Photos by Ursa Waz, courtesy of AT&T Performing Arts Center.
Mike Daisey Monologues in Dallas
Famous and infamous monologist Mike Daisey has many stories to tell and those tellings are performances. The question of what it is to be a performing artist vs. what it is to create a piece of art came up several times in my recent talk with the performer before his trip to Dallas for a four-show stint, Mike Daisey: The Great Tragedies, as part of AT&T Performing Arts Center’s Off Broadway On Flora Season, Feb. 26-28. Across the world, whenever he’s performing one of his monologues, he stands or sits onstage alone with only a desk between him and the audience. He uses no script, with only his notes and research-fueled subconscious to guide him.
In our talk, he said he’s generally never looked to those onstage storytellers such as Spaulding Grey, or even way back to Mark Twain, for guidance on what it means to perform a monologue. Modeling himself after his artistic forbears isn’t necessary because “the idea of telling stories orally is hardwired into human consciousness.” He believes it is “integral to how we see the world.”
From How Theater Failed America to Dreaming of Rob Ford to Fucking Fucking Fucking Ayn Rand to The Agony and the Ecstasy of Steve Jobs—the monologue that got him into so much trouble when it was broadcast on This American Life as a completely nonfiction piece of journalism—Daisey is a performer who seems ready to talk of the entire breadth of human experience. Perhaps, then, it’s not too surprising that with his latest works, the ones he’s bringing to the AT&T Performing Arts Center, he turns to Shakespeare, who, four hundred years after his death, still helps us define what it is to be human.
The Great Tragedies will sequentially focus on Romeo and Juliet, Hamlet, MacBeth and, finally, Lear. Daisey believes these four plays correspond to the tragedies of the four ages of any human, but he also sees them as “tied to the seasons and tied to the elements.” Romeo and Juliet is youth, spring and fire. Hamlet moves into the summer of adulthood, and Daisey believes it is most aligned with air, the air to speak all those “words, words, words” and the air which has been “traditionally associated” with the intellect.
“I definitely think of the four, Hamlet is the most self-referential and self-aware to the point that much of the plot revolves around Hamlet’s stasis, where he’s unable to take action, where he’s only able to neurotically spin and analyze the situation which he finds himself enmeshed,” Daisey explained.
MacBeth, which Daisey, trained as a Shakespearean actor, would only refer to as the “Scottish play,” is middle-aged ambition, the decay of autumn and “the water of the swamps from which the witches rise and the blood that marks so much of that play.”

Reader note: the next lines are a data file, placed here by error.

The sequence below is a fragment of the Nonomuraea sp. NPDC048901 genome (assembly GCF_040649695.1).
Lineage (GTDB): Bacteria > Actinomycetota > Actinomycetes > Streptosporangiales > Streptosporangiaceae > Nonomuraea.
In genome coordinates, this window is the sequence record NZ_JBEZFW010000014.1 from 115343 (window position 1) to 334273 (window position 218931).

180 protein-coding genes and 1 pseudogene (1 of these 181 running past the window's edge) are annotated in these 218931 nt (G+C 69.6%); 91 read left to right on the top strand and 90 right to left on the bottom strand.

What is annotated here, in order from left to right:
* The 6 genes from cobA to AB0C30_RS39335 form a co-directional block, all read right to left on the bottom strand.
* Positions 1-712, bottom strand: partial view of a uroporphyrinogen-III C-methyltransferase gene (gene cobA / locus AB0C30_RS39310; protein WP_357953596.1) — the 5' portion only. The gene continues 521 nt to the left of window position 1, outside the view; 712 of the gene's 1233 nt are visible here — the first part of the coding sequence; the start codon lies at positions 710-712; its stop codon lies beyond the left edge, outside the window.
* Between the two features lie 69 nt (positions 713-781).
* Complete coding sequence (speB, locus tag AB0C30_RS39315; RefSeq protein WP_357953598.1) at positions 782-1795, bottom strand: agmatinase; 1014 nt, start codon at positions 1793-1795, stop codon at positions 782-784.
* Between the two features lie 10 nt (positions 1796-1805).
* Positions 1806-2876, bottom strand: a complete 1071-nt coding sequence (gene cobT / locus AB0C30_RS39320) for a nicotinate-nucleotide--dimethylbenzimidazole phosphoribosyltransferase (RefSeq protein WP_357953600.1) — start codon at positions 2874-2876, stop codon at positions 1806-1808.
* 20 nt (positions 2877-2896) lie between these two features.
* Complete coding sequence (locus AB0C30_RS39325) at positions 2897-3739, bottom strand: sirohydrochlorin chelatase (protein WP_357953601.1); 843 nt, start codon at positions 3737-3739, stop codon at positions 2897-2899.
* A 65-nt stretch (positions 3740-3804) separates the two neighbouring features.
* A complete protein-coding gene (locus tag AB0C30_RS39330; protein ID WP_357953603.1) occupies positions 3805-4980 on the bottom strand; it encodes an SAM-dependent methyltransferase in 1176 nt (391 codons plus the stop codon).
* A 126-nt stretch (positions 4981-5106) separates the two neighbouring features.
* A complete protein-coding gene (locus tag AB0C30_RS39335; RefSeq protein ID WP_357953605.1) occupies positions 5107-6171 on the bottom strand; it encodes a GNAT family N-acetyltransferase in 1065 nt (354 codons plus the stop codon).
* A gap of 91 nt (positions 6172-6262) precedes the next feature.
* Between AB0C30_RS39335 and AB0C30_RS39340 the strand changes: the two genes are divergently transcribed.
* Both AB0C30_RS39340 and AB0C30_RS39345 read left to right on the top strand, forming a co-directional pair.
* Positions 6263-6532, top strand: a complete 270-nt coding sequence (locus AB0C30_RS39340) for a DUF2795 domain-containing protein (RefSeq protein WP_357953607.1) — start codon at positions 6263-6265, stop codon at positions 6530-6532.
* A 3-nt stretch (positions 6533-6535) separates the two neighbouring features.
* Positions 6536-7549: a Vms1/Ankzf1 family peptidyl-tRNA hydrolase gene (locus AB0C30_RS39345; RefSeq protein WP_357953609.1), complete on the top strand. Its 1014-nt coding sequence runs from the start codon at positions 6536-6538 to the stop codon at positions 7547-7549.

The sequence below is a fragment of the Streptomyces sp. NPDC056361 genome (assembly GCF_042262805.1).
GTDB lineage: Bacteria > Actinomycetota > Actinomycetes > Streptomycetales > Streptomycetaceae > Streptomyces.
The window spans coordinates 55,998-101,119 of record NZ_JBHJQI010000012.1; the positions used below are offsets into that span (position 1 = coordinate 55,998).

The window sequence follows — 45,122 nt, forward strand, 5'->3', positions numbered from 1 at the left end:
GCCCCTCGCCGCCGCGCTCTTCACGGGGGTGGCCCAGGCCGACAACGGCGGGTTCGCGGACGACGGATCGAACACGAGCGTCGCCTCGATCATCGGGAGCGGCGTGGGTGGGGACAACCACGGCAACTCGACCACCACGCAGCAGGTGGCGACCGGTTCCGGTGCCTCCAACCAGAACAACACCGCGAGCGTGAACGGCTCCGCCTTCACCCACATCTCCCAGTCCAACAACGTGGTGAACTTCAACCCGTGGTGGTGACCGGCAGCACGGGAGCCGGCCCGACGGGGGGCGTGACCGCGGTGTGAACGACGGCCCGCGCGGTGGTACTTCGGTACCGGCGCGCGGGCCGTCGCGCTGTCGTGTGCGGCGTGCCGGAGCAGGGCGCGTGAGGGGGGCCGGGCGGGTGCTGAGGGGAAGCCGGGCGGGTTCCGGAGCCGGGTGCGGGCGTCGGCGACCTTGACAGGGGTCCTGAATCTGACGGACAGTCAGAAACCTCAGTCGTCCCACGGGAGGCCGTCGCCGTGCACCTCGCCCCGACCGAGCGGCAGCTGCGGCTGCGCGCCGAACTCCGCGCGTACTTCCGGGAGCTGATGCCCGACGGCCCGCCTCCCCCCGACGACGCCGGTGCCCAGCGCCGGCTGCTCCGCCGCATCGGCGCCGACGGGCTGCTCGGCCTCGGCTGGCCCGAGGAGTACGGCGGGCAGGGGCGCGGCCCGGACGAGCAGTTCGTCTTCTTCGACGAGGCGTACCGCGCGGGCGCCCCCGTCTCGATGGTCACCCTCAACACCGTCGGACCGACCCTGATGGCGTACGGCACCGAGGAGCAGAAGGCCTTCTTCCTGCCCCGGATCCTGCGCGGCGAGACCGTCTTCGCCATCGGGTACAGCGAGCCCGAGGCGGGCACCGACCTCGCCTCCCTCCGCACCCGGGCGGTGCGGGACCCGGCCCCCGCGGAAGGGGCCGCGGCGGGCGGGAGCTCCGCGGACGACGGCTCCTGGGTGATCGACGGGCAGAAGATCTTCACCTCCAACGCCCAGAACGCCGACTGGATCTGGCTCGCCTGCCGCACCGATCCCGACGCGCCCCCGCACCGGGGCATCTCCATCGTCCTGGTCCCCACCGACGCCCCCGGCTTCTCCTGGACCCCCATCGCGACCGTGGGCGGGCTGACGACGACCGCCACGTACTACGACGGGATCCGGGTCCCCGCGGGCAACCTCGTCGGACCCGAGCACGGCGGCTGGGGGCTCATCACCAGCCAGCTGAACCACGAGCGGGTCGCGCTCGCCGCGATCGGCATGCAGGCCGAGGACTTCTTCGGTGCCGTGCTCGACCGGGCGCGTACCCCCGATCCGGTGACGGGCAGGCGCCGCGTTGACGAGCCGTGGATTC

Finally, Lear is winter, old age and the earth, “the land that Lear divides among his daughters, and it’s also the grave.” But these performances will certainly not be two hour literature lectures; instead, as he described: “Each of the four is a combination of talking through that particular tragedy combined with incidences, motifs and stories from my own life woven against the larger canvas of that particular work.”
Not only will each of these performances be different from the last, each will be different from when he originally debuted them at the California Shakespeare Theatre last year. Daisey stressed the importance of his subconscious so that the same monologue is never rendered the same way. The labor of creation is never executed exactly the same way each time.
“The interesting thing about being a performing artist is that your work is your labor,” he explains, making the distinction. “You’re inextricably bound to the work. Authors don’t have that. You work very hard on your book, and I’ve written books, and you work very hard on them, but then they leave you. “
Daisey has now moved into giving some of those performances more permanency by making podcasts of some shows, including the 29-part series All the Faces of the Moon, recorded live at the Public Theater in New York. While he knows some fans enjoy the intimacy of listening to his shows at home, he appears rather ambivalent with the whole process because the monologue is now a thing out on its own, separated from his labor. Still, he thinks he’ll continue to put out the occasional podcast because he has become intrigued with these “time-delayed” performances. Yet in the end, Daisey will always go back to that inseparable connection between creator and work created by performance. He concludes, “I can’t be separated from the labor of making it, if I choose to do it live.”